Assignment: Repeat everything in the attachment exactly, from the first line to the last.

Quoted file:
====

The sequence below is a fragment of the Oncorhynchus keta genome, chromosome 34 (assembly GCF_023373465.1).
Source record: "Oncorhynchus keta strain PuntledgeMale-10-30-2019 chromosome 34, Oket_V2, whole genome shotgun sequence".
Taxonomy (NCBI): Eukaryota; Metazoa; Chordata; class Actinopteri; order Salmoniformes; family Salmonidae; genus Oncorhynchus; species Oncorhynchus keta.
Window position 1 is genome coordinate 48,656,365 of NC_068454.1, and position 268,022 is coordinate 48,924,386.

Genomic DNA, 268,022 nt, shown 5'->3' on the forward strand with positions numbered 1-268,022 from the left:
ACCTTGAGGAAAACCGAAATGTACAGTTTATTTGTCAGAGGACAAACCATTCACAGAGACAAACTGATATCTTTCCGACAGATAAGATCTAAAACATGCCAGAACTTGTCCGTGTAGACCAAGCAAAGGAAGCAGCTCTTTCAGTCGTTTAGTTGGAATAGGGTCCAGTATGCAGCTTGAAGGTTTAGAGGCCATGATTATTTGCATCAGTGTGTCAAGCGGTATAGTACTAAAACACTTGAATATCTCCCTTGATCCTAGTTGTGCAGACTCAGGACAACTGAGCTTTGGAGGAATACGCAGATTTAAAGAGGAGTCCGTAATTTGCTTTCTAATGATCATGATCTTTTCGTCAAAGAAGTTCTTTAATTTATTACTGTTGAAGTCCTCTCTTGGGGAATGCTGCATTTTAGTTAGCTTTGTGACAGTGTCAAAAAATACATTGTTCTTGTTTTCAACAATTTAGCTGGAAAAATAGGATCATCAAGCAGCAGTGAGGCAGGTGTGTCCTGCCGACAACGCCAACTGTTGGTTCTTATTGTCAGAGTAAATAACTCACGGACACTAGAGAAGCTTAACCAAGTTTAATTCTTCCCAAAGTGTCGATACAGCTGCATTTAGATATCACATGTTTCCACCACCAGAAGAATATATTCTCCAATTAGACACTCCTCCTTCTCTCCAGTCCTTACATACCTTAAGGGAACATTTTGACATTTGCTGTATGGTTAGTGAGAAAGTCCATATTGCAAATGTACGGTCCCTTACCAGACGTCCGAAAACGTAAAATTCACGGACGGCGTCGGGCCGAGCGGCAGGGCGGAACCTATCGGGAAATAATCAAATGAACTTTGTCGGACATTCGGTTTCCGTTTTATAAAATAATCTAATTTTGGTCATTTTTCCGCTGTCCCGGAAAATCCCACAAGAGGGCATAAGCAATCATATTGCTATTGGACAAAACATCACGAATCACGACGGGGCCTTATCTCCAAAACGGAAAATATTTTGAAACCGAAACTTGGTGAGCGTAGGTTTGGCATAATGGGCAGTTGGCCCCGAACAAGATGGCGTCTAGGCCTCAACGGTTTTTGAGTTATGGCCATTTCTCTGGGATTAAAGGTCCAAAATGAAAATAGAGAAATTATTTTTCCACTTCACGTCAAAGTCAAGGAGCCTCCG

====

The sequence below is a fragment of the Oncorhynchus keta genome, chromosome 34 (assembly GCF_023373465.1).
Source record: "Oncorhynchus keta strain PuntledgeMale-10-30-2019 chromosome 34, Oket_V2, whole genome shotgun sequence".
Taxonomy (NCBI): Eukaryota; Metazoa; Chordata; class Actinopteri; order Salmoniformes; family Salmonidae; genus Oncorhynchus; species Oncorhynchus keta.
Window position 1 is genome coordinate 48,656,365 of NC_068454.1, and position 268,022 is coordinate 48,924,386.

Genomic DNA, 268,022 nt, shown 5'->3' on the forward strand with positions numbered 1-268,022 from the left:
ACCTTGAGGAAAACCGAAATGTACAGTTTATTTGTCAGAGGACAAACCATTCACAGAGACAAACTGATATCTTTCCGACAGATAAGATCTAAAACATGCCAGAACTTGTCCGTGTAGACCAAGCAAAGGAAGCAGCTCTTTCAGTCGTTTAGTTGGAATAGGGTCCAGTATGCAGCTTGAAGGTTTAGAGGCCATGATTATTTGCATCAGTGTGTCAAGCGGTATAGTACTAAAACACTTGAATATCTCCCTTGATCCTAGTTGTGCAGACTCAGGACAACTGAGCTTTGGAGGAATACGCAGATTTAAAGAGGAGTCCGTAATTTGCTTTCTAATGATCATGATCTTTTCGTCAAAGAAGTTCTTTAATTTATTACTGTTGAAGTCCTCTCTTGGGGAATGCTGCATTTTAGTTAGCTTTGTGACAGTGTCAAAAAATACATTGTTCTTGTTTTCAACAATTTAGCTGGAAAAATAGGATCATCAAGCAGCAGTGAGGCAGGTGTGTCCTGCCGACAACGCCAACTGTTGGTTCTTATTGTCAGAGTAAATAACTCACGGACACTAGAGAAGCTTAACCAAGTTTAATTCTTCCCAAAGTGTCGATACAGCTGCATTTAGATATCACATGTTTCCACCACCAGAAGAATATATTCTCCAATTAGACACTCCTCCTTCTCTCCAGTCCTTACATACCTTAAGGGAACATTTTGACATTTGCTGTATGGTTAGTGAGAAAGTCCATATTGCAAATGTACGGTCCCTTACCAGACGTCCGAAAACGTAAAATTCACGGACGGCGTCGGGCCGAGCGGCAGGGCGGAACCTATCGGGAAATAATCAAATGAACTTTGTCGGACATTCGGTTTCCGTTTTATAAAATAATCTAATTTTGGTCATTTTTCCGCTGTCCCGGAAAATCCCACAAGAGGGCATAAGCAATCATATTGCTATTGGACAAAACATCACGAATCACGACGGGGCCTTATCTCCAAAACGGAAAATATTTTGAAACCGAAACTTGGTGAGCGTAGGTTTGGCATAATGGGCAGTTGGCCCCGAACAAGATGGCGTCTAGGCCTCAACGGTTTTTGAGTTATGGCCATTTCTCTGGGATTAAAGGTCCAAAATGAAAATAGAGAAATTATTTTTCCACTTCACGTCAAAGTCAAGGAGCCTCCG